Morphology, also known as oral grammar, refers to the use of words and their parts or ‘morphemes’ (the smallest meaningful units of language). Grammatical morphemes apply meaning (and sometimes tense) to nouns, verbs, and adjectives.
Some examples of morphology
Letters added to the front of words to change the meaning. For example:
- Ungrateful (the use of morpheme ‘un’ means ‘not’)
- Predetermine (the use of morpheme ‘pre’ means ‘before’)
Letters added to the end of words to change the meaning. For example:
- Gladly (the use of morpheme ‘ly’ changes glad into an adverb)
- Cats (the use of the morpheme ‘s’ changes the word ‘cat’ into a plural)
Using morphemes to change the tense of words. For example:
- Skipping (the use of morpheme ‘ing’ creates a present tense word)
- Walked (the use of morpheme ‘ed’ creates a past tense word)
Why is morphology important?
Strong morphology skills are important for later literacy development, especially reading and spelling. A child with Morphology difficulties may have trouble using morphemes orally or in their written work (e.g. may say/write ‘horse’ for ‘horses’), which may make it difficult for others to understand them.
How can you help your child develop their morphology skills?
There are many things you can do to help your child increase their expressive language skills, including:
- Repeating a word/sentence with the correct morphology multiple times with emphasis (e.g. ‘I can see two cats’, ‘there’s one cat and there’s another’; ‘there are two cats’; ‘let’s count them…1 cat…2 cats’; ‘how many cats can you see?’; ‘what colour are the cats?’, etc).
- Modelling the correct grammar using your child’s own words (e.g. ‘he walked to the shops’; ‘she is running’).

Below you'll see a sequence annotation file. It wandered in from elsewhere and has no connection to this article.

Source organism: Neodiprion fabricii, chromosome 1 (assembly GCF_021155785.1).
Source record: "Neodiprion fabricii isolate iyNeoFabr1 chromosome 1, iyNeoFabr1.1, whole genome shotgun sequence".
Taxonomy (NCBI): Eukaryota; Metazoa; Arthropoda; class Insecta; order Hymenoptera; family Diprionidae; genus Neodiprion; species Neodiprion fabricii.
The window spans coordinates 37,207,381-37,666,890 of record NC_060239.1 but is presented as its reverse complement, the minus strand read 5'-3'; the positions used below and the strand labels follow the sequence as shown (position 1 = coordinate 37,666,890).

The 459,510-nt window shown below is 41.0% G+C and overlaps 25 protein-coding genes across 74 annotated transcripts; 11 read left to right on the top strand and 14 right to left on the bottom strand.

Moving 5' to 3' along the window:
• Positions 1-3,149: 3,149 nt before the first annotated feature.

- Occasionally have your child repeat a word or sentence with the correct grammar. It is important not to do this all the time or your child may resist talking.
Activities that can help build morphology skills
There are a number of activities that you can do to increase a child’s morphology skills. They’re probably things you’re already doing but they can be expanded without much effort.
Talk about what is happening in the story or the pictures of the book (e.g. ‘Look! The chicken in running away from the wolf and the cow is chasing the wolf’). This is a great activity for focusing on verb tenses, plurals, etc.
Describe what you see and focus on the morphemes in the sentences you produce (e.g. ‘I see a woman dancing’) encourage your child to use the correct the correct morphology during their turn by modelling the correct response or repeating back their sentence with correct morphology (e.g. ‘yes, there are three goats’).
Sing a song
It could be a nursery rhyme or a popular song your child likes, placing emphasis on the morphemes in the song. Repeated exposure of correct morphology will make it easier for your child to understand when to use of the morpheme in their own language.
Play a memory game
This can be done with simple pictures or a memory game you may already have at home. Memory games can be great for eliciting the correct morphology of words, for example, you could play memory and focus on using plurals ‘s’ when the child gets a pair of identical animal cards (‘you got a pair! You have two cows! Let’s see if you can find another pair’).
Learning Links is here to help
If your child has trouble with morphology, oral grammar or other language difficulties you can always contact Learning Links for help. We have a range of specialised tutoring, speech pathology services and social skills programs. Get in touch or give us a call on 1300 003 900.
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